And after winding my way through the bookstore for a good while, and sipping a cup of coffee, it came to me...

I want to buy him a book.

So I headed to the children's section. And instead of turning away and not looking at the tiny board and cloth books for babies...I took a deep breath and waded in.

And I picked one out. Paid for it. Left.

When I got home I sat it on my desk, right next to the beautiful jumble of pictures that feature Dancer and Diva.

Every time I see it sitting there, waiting so patiently...I can see him. For the first time, I can imagine him.

Cradled in my arms, nursing. Me, reading to him, making funny voices and faces like I did once for my girls. And him, soaking me in. 

Somehow that made it easier to go to the store yesterday and buy something else...something to bring him home in. A little blue pajama with polar bears and walruses ice fishing together. And a matching hat. It made me laugh. Just a little. A little sigh of laughter at how cute he would look in that outfit...and how appropriate it is given our rocky introduction to real winters here in the mountains.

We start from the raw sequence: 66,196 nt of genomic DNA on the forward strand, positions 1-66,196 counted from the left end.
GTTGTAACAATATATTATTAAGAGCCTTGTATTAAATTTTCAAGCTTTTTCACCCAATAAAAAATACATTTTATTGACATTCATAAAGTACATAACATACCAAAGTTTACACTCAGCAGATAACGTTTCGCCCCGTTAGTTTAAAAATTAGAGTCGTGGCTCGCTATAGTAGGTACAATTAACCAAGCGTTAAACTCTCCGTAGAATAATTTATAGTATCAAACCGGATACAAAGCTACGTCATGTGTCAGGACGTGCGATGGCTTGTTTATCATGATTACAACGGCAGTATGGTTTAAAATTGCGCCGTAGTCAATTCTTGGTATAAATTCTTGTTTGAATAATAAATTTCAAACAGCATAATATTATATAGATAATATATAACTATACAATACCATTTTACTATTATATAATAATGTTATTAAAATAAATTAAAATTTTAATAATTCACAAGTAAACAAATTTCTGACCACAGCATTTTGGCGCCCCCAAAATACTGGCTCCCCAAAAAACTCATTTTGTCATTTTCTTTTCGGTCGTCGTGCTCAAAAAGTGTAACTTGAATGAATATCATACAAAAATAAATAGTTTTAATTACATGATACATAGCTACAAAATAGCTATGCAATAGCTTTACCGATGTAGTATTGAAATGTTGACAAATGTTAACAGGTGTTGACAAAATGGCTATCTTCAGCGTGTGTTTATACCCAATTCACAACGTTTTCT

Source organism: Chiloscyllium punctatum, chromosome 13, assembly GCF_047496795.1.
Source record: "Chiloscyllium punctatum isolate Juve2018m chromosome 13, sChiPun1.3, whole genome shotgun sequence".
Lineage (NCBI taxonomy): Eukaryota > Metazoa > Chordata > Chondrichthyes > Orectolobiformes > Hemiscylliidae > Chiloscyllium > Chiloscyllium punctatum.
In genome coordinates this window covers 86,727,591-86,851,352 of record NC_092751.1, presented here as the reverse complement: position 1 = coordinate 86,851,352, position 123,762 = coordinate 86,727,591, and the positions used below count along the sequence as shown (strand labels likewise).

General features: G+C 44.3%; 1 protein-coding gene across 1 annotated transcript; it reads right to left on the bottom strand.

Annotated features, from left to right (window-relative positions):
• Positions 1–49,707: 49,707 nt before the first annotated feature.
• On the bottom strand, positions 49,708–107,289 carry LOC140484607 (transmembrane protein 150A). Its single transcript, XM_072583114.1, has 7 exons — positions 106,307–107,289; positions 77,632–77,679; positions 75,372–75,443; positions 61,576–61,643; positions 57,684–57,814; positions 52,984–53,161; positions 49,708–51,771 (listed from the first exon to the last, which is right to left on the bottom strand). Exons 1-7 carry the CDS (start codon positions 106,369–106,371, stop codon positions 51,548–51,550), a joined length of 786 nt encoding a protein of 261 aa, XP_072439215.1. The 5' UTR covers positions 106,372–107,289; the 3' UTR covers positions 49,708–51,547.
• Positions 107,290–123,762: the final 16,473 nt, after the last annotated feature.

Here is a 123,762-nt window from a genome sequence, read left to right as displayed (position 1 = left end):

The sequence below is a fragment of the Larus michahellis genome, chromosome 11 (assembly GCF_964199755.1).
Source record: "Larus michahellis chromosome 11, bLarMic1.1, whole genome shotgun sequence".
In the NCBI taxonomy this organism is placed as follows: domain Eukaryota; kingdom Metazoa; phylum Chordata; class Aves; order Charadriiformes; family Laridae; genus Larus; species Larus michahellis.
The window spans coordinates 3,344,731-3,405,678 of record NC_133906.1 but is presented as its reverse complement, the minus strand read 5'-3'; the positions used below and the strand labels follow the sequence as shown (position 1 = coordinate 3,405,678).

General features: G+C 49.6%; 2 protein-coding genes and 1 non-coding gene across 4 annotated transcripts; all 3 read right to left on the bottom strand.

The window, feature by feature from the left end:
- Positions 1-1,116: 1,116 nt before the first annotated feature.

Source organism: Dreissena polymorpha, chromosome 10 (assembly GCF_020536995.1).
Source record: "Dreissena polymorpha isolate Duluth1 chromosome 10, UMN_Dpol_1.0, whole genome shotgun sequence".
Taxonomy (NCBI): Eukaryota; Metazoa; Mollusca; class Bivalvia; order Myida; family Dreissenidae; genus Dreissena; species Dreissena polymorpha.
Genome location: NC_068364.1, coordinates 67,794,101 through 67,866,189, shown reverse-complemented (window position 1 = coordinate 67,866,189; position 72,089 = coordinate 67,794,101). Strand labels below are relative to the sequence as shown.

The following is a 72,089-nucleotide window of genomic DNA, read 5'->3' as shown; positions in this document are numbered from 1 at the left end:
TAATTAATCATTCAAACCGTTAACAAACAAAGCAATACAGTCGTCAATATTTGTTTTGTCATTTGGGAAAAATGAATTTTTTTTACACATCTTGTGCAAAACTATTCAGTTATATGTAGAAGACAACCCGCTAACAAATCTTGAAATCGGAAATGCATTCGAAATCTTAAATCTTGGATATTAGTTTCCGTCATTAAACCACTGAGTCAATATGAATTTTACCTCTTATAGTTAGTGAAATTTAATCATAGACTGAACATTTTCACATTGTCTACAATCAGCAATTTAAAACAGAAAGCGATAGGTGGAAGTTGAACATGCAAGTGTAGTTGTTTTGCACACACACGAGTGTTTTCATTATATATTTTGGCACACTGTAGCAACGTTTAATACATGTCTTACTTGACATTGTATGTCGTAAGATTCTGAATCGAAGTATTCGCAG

So now he has exactly two things. And I had to listen to myself carefully. I had to not be impatient with myself. I had to forgive myself for not being ready yet. Not ready to brave the baby stores and the paraphernalia...not ready to dive in and go full speed ahead.

Because now, I can feel it. The readiness to buy a few things, and accept the gifts my friends and family have offered. The need to make him real in our home - while we continue to pray for his well being. It is time.

Ecclesiastes says there is a time for everything. Everything in its time. It is OK now...it is time. To be, if not confident, then...hopeful. It is time to be ready.